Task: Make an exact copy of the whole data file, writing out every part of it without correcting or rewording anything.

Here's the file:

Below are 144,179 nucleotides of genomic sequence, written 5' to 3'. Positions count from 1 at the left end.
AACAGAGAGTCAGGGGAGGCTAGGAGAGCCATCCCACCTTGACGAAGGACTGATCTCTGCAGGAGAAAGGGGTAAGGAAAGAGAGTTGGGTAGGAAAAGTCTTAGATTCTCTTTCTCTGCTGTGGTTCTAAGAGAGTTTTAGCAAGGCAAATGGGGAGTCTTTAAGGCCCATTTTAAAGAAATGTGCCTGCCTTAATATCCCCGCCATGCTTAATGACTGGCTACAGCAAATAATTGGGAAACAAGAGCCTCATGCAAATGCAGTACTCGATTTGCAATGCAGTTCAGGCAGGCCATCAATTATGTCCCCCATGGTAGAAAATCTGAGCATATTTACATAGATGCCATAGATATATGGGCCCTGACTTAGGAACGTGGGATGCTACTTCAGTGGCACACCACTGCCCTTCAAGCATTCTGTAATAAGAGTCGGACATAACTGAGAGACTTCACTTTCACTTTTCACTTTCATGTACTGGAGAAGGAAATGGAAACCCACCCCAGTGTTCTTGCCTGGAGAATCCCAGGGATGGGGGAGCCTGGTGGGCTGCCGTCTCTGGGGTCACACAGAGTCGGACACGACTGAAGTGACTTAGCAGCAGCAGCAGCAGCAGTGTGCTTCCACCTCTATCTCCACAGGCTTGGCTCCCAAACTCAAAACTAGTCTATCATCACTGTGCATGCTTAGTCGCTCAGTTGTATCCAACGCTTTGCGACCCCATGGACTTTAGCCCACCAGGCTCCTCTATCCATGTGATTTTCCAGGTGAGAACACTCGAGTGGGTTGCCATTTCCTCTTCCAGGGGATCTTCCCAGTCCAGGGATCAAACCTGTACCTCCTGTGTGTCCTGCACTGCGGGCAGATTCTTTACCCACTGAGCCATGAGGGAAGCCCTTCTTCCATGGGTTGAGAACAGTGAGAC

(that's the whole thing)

Below are 144,179 nucleotides of genomic sequence, written 5' to 3'. Positions count from 1 at the left end.
AACAGAGAGTCAGGGGAGGCTAGGAGAGCCATCCCACCTTGACGAAGGACTGATCTCTGCAGGAGAAAGGGGTAAGGAAAGAGAGTTGGGTAGGAAAAGTCTTAGATTCTCTTTCTCTGCTGTGGTTCTAAGAGAGTTTTAGCAAGGCAAATGGGGAGTCTTTAAGGCCCATTTTAAAGAAATGTGCCTGCCTTAATATCCCCGCCATGCTTAATGACTGGCTACAGCAAATAATTGGGAAACAAGAGCCTCATGCAAATGCAGTACTCGATTTGCAATGCAGTTCAGGCAGGCCATCAATTATGTCCCCCATGGTAGAAAATCTGAGCATATTTACATAGATGCCATAGATATATGGGCCCTGACTTAGGAACGTGGGATGCTACTTCAGTGGCACACCACTGCCCTTCAAGCATTCTGTAATAAGAGTCGGACATAACTGAGAGACTTCACTTTCACTTTTCACTTTCATGTACTGGAGAAGGAAATGGAAACCCACCCCAGTGTTCTTGCCTGGAGAATCCCAGGGATGGGGGAGCCTGGTGGGCTGCCGTCTCTGGGGTCACACAGAGTCGGACACGACTGAAGTGACTTAGCAGCAGCAGCAGCAGCAGTGTGCTTCCACCTCTATCTCCACAGGCTTGGCTCCCAAACTCAAAACTAGTCTATCATCACTGTGCATGCTTAGTCGCTCAGTTGTATCCAACGCTTTGCGACCCCATGGACTTTAGCCCACCAGGCTCCTCTATCCATGTGATTTTCCAGGTGAGAACACTCGAGTGGGTTGCCATTTCCTCTTCCAGGGGATCTTCCCAGTCCAGGGATCAAACCTGTACCTCCTGTGTGTCCTGCACTGCGGGCAGATTCTTTACCCACTGAGCCATGAGGGAAGCCCTTCTTCCATGGGTTGAGAACAGTGAGAC